chinese

Charter for Lung Health

25 May 2017

Feeling the devastating impact of the global burden of suffering and deaths from lung disease,

Inspired by the impact of scientific and medical advances that are effective for preventing and treating lung disease,

 

Recognising the need for health and clean air with resultant benefits for the quality of life and well-being of individuals, and 

 

Steadfastly committed to a global alliance of people living with lung disease, their family and friends, health-care workers, scientists, advocates, funders, industry, government, and the public working together to prevent and treat lung disease,

 

We, the signatories, commit to strengthening strategies to prevent, treat, and cure respiratory disease to attain optimal health, and we hold ourselves accountable to the following principles:


Article I

 

Lung health is a universal human need that is often impaired by unhealthy air. Recognizing the human right to breathe safe air and that lung health is pivotal to the well-being of individuals throughout the world,

The signatories to this Charter advocate for clean air and healthy lungs as a key component of human health and well-being, and for its global recognition.

The signatories further reaffirm Article 25 of the Universal Declaration of Human Rights that states that every individual “has the right to a standard of living adequate for the health and well-being of himself and of his family, including food, clothing, housing, and medical care” and the United Nations Sustainable Development Goals to reduce death and illness due to pollution.


Article II

 

Under-recognition of lung disease is a significant challenge to achieving health around the world.

Lack of knowledge and awareness results in:

  • Preventable deaths and hospitalisation

  • Undue physical and emotional suffering to patients and their families,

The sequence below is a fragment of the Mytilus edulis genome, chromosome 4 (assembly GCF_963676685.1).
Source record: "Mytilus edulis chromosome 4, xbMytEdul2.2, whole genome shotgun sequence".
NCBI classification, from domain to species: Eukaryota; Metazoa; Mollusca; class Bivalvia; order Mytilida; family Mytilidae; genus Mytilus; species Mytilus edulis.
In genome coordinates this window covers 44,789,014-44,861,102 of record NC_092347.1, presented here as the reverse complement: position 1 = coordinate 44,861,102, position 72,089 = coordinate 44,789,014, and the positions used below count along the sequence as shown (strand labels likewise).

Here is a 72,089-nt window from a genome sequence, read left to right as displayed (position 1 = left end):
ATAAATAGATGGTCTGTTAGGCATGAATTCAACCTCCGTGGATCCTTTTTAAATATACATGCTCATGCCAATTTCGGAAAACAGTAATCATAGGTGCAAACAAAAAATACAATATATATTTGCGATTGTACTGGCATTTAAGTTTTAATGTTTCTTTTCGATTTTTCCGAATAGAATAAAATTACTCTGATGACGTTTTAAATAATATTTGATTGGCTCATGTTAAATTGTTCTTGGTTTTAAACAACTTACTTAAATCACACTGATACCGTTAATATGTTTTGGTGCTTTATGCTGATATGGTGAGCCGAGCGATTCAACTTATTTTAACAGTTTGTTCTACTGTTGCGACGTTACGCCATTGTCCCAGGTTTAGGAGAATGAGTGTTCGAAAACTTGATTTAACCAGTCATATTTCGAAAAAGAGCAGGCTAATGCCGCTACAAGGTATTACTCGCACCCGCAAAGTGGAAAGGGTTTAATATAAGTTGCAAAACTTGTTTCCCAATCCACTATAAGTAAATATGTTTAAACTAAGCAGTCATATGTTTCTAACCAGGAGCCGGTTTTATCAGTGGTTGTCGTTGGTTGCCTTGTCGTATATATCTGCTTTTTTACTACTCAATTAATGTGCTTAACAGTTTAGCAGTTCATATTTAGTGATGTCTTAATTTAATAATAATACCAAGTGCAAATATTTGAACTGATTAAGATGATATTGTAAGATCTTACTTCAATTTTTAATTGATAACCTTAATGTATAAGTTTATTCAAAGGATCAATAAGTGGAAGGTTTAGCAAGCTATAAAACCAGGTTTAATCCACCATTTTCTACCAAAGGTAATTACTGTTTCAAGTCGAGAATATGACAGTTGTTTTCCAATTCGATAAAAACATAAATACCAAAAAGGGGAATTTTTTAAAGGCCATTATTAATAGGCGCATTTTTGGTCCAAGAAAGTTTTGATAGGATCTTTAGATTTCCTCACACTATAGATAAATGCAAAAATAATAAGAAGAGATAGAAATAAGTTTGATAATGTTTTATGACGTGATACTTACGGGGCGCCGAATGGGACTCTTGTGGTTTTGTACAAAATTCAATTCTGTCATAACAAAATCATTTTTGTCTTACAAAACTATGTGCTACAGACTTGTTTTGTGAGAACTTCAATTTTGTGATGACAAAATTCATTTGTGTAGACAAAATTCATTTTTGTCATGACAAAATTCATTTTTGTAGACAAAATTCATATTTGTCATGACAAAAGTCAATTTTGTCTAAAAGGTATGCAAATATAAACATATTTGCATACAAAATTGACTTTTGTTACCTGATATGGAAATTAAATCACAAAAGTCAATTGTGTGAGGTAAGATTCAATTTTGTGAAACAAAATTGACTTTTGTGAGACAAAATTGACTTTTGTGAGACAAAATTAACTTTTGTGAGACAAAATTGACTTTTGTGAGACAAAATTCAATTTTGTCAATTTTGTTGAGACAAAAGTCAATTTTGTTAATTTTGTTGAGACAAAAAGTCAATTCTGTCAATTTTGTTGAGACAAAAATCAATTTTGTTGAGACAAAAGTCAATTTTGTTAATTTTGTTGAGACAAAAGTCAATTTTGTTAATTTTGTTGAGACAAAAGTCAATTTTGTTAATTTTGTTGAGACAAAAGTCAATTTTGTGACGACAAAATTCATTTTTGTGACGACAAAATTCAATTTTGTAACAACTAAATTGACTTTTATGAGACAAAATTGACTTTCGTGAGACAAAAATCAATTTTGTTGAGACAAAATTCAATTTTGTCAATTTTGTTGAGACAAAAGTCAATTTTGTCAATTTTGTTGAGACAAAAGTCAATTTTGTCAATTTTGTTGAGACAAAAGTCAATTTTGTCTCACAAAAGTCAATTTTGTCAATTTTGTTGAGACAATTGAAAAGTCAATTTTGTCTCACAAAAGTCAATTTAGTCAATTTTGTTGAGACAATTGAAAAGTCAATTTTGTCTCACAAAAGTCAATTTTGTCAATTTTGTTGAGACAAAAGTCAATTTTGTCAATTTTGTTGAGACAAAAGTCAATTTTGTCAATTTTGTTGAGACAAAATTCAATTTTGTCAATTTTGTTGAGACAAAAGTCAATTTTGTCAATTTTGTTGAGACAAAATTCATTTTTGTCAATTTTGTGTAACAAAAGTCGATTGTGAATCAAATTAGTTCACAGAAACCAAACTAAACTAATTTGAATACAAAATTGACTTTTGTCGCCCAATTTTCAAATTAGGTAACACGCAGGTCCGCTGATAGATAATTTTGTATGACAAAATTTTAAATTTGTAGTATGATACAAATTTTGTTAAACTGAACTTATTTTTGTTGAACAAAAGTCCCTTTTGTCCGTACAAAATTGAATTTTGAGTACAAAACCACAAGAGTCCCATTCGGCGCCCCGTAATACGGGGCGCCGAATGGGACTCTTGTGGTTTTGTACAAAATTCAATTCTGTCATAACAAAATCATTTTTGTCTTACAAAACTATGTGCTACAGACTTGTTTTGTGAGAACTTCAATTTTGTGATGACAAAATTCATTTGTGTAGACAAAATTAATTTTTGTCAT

• Reduced capacity for individuals to work and contribute to their families, communities, and countries,

  • Escalating health care costs and suffering when diagnosis is delayed and treatment options limited, and

  • Increasing financial burden to national health care budgets and expenditures.

The signatories to this Charter will actively work with people, health care stakeholders, and governments to raise awareness and understanding of lung health and available, effective, preventable, and treatment strategies.


Article III

 

Addressing preventable causes of lung disease is pivotal for the development and maintenance of healthy lungs. Poor lung health is a barrier to the economic and social development of nations. Better lung health will help nations reach the health goals determined by the United Nations and World Health Organization.

Preventable causes include environmental and behavioural exposures that impair an individual’s ability to develop and maintain healthy lungs. These include:

  • Air pollution (both indoor and outdoor) and other environmental factors, 

  • Tobacco smoking,

  • Workplace exposures to pathogenic dust and fibres,

  • Over-crowding, malnutrition, lack of breastfeeding, poverty, and other factors that increase disease susceptibility and allow transmission of respiratory infections including inadequate access to vaccinations,

  • HIV disease, and 

  • Pneumonia in early childhood

The signatories to this Charter will undertake work to better understand, and eliminate preventable lung disease, including effective interventions such as strengthened childhood immunisation globally,
promoting clean air, and supporting the implementation of the 
WHO Framework Convention on Tobacco Control (WHO FCTC).

The signatories highlight the importance of optimising child lung health as a precursor to lung health for life.


Article IV


Every individual with lung disease should have access to effective management strategies. Barriers to care, especially in low and middle income countries, relate to:

  • Inadequate global recognition of the burden and impact of acute and chronic lung disease,
  • Cost of health care and insufficient national health expenditure and health policies,
  • Lack of strong health systems and capacity or availability of appropriate health care providers, and

  • Inequity in access to quality care due to poverty, stigma, distance, or cultural perception.

Optimal lung health care requires:

  • Affordable access to effective preventive strategies,
  • Timely access to appropriate treatments regardless of where a person lives,
  • Adequate and organised health care systems, and

  • Reduction of knowledge gaps by developing appropriate and affordable education and training for health care providers such as:
    • Enabling evidence-based practice relevant to expectations of patients and their communities,
    • Systematic training, educational programs and opportunities, and